- contemporary architecture
The architects of A.Len have designed a housing complex named “Russian Avant-garde” – they did everything they could to make it look up to its name. All this in spite of the fact that their part of the work started at the point when the complex was already being built by a different project, and was seemingly doomed to become yet another rank-and-file sectional building.
The housing complex “Russian Avant-garde”, a large-scale building with an S-shaped plan, from 17 to 23 stories high, is located on the territory of the new residential area “Troitsky” located in the north part of Voronezh next to the Botanical Garden. The project got into the hands of A.Len when the construction was already underway. At first, the client offered Sergey Oreshkin to change the façades in another company’s project but ultimately the architects of A.Len ended up changing everything that was possible to change at that stage of construction.
“We did a thorough analysis, and for a long time we tried to figure out just what to do with it. We raised the bar as high as possible construction-wise: we took every block and span it in a semi-spiral; we let them cascade down not just in ledges but in small terraces, these being really numerous. There was one section that we were already late to build terraces upon – its roof is more flat. Everything else is rising and falling like a mountain ridge. We ultimately came up with quite a dramatic and dynamic silhouette” – shares Sergey Oreshkin.
The avant-garde motifs, however, came into play later, and, curiously, they were not proposed by the architects. “At that time, our client was into collecting avant-garde paintings, and this is how the theme of the Russian avant-garde came up” – the head of A.Len explains.
The outstanding surfaces of the balconies are scattered all over the façade in a punctured sophisticated rhythm that puts one in the mind of the jagged rhythm of Mayakovsky’s poetry. One of the outside walls boasts a streaming curve running down between the windows, which looks like a theater curtain.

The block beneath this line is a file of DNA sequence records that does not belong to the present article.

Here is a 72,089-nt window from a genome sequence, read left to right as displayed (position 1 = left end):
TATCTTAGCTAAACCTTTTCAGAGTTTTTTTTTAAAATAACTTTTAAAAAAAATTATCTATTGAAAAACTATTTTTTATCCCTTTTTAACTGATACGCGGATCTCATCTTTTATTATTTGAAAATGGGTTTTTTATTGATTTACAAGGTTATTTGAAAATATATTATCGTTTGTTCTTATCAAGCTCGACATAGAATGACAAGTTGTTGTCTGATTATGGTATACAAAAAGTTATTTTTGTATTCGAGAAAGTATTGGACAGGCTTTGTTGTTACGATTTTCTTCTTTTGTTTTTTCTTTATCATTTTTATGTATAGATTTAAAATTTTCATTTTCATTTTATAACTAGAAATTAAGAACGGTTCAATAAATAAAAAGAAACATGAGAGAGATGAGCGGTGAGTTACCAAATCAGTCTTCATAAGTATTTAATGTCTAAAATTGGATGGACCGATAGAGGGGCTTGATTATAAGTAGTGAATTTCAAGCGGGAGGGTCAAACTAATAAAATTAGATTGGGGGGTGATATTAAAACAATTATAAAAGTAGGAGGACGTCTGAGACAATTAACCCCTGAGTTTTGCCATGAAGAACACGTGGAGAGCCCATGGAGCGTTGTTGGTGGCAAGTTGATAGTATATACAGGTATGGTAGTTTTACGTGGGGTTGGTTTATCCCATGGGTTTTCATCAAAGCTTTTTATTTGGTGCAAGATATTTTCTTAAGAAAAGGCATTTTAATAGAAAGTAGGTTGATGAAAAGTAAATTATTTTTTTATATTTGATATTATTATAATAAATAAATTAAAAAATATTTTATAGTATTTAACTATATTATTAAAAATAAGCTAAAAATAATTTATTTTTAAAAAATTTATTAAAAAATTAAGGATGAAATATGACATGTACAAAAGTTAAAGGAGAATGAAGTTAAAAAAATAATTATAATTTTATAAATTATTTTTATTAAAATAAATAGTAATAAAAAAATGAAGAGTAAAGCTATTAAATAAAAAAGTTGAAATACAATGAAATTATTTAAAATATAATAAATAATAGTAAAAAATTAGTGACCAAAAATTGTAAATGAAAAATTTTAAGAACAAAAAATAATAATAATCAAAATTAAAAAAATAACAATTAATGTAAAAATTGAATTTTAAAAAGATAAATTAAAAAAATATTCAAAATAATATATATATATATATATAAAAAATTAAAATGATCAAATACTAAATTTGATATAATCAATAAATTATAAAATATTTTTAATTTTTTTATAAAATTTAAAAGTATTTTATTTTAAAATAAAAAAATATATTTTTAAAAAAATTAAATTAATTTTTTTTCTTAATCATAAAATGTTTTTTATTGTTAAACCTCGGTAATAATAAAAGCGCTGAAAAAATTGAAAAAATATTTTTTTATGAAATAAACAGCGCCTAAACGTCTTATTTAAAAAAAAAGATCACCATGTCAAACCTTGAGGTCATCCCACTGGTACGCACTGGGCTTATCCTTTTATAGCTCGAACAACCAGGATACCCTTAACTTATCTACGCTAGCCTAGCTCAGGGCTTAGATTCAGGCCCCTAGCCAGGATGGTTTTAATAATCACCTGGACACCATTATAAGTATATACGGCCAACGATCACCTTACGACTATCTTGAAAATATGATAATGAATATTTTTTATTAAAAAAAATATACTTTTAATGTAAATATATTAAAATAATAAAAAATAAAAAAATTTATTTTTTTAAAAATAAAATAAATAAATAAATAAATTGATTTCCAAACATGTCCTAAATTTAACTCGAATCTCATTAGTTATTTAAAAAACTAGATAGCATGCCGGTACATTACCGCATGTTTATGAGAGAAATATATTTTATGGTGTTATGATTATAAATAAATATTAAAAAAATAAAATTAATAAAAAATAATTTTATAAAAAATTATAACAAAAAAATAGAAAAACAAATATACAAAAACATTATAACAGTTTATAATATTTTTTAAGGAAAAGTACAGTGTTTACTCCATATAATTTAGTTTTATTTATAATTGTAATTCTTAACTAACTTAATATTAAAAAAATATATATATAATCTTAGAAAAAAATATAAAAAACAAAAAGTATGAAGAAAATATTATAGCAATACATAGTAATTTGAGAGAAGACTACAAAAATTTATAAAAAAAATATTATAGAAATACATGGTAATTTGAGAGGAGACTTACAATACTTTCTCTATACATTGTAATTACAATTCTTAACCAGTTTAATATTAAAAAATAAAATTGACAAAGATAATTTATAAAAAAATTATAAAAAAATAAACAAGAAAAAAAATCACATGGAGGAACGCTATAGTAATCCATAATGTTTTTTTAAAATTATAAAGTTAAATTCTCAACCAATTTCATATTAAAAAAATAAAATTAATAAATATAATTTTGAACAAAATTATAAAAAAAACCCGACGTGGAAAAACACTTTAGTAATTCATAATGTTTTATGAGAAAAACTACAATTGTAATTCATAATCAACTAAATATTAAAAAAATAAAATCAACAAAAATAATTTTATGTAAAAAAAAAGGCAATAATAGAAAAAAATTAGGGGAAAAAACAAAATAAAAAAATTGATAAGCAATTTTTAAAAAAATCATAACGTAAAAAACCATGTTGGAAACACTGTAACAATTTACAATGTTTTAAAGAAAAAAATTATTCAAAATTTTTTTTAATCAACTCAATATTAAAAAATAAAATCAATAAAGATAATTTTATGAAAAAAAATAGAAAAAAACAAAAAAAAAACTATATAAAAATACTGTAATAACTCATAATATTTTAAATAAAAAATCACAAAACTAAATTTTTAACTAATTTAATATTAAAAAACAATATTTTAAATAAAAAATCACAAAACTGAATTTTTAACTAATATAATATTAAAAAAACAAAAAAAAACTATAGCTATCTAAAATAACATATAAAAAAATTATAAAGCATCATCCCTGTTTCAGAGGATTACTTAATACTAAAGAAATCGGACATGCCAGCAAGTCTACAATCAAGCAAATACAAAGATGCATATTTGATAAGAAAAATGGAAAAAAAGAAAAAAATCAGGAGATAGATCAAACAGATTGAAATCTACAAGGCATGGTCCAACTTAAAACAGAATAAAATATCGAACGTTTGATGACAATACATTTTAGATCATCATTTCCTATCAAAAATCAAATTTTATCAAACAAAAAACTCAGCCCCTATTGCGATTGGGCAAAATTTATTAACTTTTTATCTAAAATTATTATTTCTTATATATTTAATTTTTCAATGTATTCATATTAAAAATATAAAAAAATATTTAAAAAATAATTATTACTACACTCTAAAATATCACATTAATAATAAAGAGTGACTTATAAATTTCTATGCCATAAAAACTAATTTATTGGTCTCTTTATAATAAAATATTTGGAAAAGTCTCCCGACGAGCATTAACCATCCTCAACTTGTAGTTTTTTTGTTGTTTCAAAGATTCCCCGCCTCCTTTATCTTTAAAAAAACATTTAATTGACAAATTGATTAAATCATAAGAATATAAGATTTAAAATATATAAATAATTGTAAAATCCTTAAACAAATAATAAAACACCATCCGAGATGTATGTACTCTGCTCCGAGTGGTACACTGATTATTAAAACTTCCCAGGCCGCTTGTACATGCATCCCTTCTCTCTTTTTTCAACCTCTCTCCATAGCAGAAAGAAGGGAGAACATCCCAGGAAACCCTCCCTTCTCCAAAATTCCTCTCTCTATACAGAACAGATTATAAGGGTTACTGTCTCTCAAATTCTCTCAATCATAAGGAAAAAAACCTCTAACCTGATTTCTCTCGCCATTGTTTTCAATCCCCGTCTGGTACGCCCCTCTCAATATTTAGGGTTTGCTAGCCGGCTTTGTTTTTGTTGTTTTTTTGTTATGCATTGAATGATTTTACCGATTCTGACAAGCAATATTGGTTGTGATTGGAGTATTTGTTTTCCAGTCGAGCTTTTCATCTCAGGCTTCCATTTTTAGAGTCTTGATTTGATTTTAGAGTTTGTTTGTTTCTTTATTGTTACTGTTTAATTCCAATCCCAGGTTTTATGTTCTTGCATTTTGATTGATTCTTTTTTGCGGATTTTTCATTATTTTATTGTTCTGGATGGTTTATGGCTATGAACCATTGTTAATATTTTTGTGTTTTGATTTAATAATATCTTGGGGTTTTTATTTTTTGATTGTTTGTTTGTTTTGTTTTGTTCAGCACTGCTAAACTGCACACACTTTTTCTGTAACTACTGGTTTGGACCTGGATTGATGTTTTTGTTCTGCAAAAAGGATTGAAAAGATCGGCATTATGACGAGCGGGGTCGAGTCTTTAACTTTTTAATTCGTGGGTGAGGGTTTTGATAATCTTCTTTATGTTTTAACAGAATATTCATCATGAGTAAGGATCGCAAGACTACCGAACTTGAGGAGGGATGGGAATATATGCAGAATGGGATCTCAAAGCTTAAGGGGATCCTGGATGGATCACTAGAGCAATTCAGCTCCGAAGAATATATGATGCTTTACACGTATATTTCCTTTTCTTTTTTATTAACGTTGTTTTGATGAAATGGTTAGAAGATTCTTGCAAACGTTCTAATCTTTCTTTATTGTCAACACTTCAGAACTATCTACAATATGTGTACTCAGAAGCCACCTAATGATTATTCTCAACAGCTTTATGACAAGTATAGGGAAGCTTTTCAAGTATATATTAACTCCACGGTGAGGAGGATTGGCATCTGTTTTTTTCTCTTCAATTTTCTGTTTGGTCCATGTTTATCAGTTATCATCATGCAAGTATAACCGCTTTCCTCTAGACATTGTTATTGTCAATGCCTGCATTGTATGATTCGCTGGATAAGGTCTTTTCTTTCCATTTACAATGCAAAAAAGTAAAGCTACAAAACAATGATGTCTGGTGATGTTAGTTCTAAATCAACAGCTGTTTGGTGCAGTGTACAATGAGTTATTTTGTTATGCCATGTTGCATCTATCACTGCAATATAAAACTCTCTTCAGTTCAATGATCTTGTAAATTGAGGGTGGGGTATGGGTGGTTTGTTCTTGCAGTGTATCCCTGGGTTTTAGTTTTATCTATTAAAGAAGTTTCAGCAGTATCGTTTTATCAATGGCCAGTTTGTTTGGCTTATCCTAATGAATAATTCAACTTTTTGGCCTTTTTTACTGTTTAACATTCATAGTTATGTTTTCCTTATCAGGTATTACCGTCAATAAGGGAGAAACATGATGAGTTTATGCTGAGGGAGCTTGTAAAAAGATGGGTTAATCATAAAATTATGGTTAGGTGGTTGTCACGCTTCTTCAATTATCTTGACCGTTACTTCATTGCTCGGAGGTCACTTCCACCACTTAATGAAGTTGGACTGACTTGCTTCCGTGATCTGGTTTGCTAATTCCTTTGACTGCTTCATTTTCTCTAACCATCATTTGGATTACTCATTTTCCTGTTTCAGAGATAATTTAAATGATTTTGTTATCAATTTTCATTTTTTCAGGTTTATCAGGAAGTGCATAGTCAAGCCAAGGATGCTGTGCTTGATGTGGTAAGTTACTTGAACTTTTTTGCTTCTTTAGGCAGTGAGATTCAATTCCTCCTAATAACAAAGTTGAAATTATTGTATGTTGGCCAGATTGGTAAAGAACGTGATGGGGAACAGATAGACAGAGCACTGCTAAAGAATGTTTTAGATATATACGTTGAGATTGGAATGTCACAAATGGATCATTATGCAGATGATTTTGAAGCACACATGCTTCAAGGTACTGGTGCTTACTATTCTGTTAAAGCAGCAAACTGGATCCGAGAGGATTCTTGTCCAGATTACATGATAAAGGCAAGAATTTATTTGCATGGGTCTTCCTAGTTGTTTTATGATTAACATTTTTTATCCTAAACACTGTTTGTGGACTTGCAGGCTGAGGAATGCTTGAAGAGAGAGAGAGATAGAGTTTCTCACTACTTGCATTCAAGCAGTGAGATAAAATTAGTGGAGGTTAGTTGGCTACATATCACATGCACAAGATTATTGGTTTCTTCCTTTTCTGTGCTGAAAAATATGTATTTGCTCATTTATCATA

As for the colors of the façade, the architects chose them with painstaking care worthy of an expert painter. They opted out of using silicate bricks of the usual shade but instead they mixed seven or eight colors, from lilac to orange in order to create a unique and dramatic set of colors. The brick-making process was also carefully supervised: the architects paid repeated visits to the brick plant explaining to the manufacturers what specific effect they ultimately wanted to achieve.
In addition to the 2D color solution, the brick is also used in the 3D design of the façade: at some places it is rugged, at some places it sports geometric ornaments, and in the entrance groups it turns into some kind of azure fabric. On top of the façade, as if reminding us the history of multi-apartment buildings, stream light horizontal bands that mark the division of the floors. The façade is turned into a pristine and grid-like, yet carefully detailed sculpture very much in the spirit of today’s trends – it is executed on a grand scale, it looks respectable, and it really catches the eye.
The same kind of 3D multi-shade play with bricks is carried over into the interiors of public zones. The architects are planning to decorate the elevator lobbies with reproductions of paintings by the famous avant-garde artists: Malevich, Kandinsky, Burlyuk, Shagal, Goncharova, Larionov, and others. The color palette of these paintings defined the color layout of the inside walls and even the outside marquees: the paintings are “pixelized” by plaques of colored bricks, and the observer gets immersed into the picturesque atmosphere of the world of art.
The apartments in “Russian Avant-garde” are variously sized: from small studios to spacious four-room apartments with own terraces on the roof. The terraces command views of the Botanical Garden and the distant Voronezh Reservoir.
As for the organization of the adjacent territory, this is where the theme of avant-garde was explored to the fullest. The master plan of the yards is based on nothing less than the picture of Mikhail Larionov; all the landscape elements are also based on the avant-garde paintings. The architects even planned to place into the yard a model of the Tatlin Tower, painted red.
Unlike the landscaping elements, the structure of the building that was already designed by another company did not allow for going to deep into avant-garde. “Russian Avant-garde” in this housing complex is not of the architectural but of the artistic type, thanks to which the building became bold and bright, at the same time fitting in nicely with its surroundings – it must become an interesting full-of-details landmark and the border between city and woodland.